Table 2 reflects the loading of items on five factors. After due deliberation and in consultation with senior academicians in the field, researchers decided to label Factor 1: Acceptance of profession; Factor 2: Pride in profession; Factor 3: value of profession; Factor 4: Belief in professional capabilities; and Factor 5: Belief in functionality of profession. The summary of statistics pertaining to these five factors and the instrument as a whole is given in table 3.

Table 3 - Mean score, standard deviation and reliability coefficient of five factors
See Full Size >

The above table shows the reliability coefficient of the 37-item scale as a whole and each component factor along with its mean correlation. The mean correlation exhibits a positive relationship between all the factors.


As mentioned in the early part of this paper, the original Aricak scale was in Turkish and when the English version was administered to the Pakistani sample, it did not yield an acceptable reliability value. Thus, the failure of English version of Aricak’s professional self esteem scale highlights the importance of adapting instruments to the Pakistani context. It was also deemed necessary to ensure that concepts and constructs within an instrument are similar across the original and target language, time and context. Hence, an elaborate multi-step process as suggested by Gjersing et al. (2010) was adopted to adapt the Aricak scale for use with the Pakistani sample so that the findings of the study are not misleading.

Hence, the scale was translated into the national language Urdu, which, despite an improved reliability, fell short of the desirable range. However, a combined version of the scale containing both English and Urdu statements along with seven additional items was found to be more reliable. Similarly, in the original scale, 30 items loaded on three factors. Keeping in view the cultural requirements of the local context in terms of teachers’ feelings, expectations, aspirations, and perceived self-worth in the educational environment of Pakistan, seven more items were added to the scale. A principal component analysis run on the resulting 37-item scale, gave rise to a five factor structure. Hence, attempting to replicate the original 30-item scale with the Pakistani sample was found to be unsuccessful and unreliable.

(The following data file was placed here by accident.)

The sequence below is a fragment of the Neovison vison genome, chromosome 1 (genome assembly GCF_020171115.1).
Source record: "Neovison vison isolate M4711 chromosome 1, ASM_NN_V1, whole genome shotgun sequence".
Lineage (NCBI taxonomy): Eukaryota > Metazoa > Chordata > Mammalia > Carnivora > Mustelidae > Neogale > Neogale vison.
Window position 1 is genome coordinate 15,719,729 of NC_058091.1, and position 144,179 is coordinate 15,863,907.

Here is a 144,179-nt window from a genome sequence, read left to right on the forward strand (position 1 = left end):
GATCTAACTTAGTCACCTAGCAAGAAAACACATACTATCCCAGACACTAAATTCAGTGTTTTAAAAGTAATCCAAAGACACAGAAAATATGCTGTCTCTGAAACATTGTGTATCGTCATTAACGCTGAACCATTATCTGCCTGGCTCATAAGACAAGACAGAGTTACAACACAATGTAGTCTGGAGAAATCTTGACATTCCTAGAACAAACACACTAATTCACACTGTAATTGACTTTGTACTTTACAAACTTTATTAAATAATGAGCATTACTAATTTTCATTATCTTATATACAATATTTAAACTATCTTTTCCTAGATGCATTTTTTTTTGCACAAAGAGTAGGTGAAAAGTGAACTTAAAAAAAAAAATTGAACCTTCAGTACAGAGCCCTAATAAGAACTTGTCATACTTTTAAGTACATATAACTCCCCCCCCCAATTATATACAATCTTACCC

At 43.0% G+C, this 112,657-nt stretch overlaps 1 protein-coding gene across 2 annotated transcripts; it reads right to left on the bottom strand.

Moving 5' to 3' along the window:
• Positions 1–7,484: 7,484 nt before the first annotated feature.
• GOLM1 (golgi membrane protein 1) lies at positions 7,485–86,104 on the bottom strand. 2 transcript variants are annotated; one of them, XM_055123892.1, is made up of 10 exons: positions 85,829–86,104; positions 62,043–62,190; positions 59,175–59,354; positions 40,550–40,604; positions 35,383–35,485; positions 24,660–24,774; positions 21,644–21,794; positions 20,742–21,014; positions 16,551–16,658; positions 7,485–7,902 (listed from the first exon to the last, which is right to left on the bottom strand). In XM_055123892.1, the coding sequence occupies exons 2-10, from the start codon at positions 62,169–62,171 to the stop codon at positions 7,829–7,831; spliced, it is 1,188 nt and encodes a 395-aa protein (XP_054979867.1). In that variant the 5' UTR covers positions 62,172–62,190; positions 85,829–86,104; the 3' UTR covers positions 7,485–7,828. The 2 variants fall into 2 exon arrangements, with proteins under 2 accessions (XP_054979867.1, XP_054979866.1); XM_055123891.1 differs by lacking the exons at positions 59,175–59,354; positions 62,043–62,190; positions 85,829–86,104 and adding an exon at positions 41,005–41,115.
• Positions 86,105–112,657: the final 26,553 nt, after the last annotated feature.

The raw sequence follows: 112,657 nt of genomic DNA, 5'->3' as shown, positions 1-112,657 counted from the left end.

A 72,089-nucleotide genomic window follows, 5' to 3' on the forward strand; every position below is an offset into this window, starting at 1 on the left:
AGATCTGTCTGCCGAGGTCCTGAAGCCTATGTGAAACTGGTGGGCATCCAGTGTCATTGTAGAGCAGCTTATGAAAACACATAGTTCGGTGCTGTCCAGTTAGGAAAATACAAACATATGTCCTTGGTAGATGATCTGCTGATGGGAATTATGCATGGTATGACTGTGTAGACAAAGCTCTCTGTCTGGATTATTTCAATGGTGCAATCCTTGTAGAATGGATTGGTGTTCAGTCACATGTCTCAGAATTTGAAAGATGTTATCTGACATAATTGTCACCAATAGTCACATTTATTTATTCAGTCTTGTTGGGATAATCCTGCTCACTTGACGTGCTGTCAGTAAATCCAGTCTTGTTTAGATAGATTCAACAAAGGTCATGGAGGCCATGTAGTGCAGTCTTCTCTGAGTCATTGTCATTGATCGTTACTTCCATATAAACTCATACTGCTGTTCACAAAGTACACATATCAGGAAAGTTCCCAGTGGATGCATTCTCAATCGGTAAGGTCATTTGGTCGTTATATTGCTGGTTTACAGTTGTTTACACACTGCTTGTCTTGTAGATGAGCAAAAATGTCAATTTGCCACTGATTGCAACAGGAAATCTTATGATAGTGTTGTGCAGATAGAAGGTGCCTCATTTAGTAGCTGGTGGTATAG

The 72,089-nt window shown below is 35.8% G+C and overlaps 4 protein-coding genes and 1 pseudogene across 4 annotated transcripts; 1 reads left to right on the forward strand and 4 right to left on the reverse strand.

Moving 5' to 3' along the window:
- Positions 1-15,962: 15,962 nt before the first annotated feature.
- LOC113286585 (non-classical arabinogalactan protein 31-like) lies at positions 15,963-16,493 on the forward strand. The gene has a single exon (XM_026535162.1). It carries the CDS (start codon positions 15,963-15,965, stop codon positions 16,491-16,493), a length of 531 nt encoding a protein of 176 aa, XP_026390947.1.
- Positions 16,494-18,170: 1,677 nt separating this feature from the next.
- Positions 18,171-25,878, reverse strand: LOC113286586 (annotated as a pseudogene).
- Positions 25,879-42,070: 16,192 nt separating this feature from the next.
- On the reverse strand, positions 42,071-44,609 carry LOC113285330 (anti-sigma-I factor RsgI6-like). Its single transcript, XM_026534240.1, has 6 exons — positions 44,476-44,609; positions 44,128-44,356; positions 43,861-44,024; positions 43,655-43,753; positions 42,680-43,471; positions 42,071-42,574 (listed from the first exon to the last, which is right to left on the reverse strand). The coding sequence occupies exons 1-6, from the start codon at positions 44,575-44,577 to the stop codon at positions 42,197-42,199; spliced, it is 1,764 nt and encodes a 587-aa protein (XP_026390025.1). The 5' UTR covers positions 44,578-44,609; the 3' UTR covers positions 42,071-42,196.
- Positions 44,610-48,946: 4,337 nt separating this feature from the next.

On the other hand, the revised 37-item scale was found to be a valid instrument to measure the self-esteem of secondary school teachers, particularly those working in public schools in Pakistan. During the last few years, there has been mounting criticism against the Pakistani public education system with reference to students’ achievement in comparison with that of private schools. Teachers have to bear the blame of low performance of the public school system, and there are various reports (Vazir & Retallick, 2007; Jan, Khan, Khan, Khan & Saif, 2015), that indicate that the general self-esteem of teachers has not been high. As such, there is a dire need to conduct a research on this vital aspect of teachers’ perceived self worth so that measures can be adopted to raise the quality of instruction and teachers’ performance in public schools which offers education to a large sector of the society which cannot afford private education.


The authors declare that there is no conflict of interest.


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About this article

Published online: 13.04.2016
Pages: 111-121
Publisher: Future Academy
In: Volume 16, Issue 2
DOI: 10.15405/ejsbs.185
Online ISSN: 2301-2218
Article Type: Original Research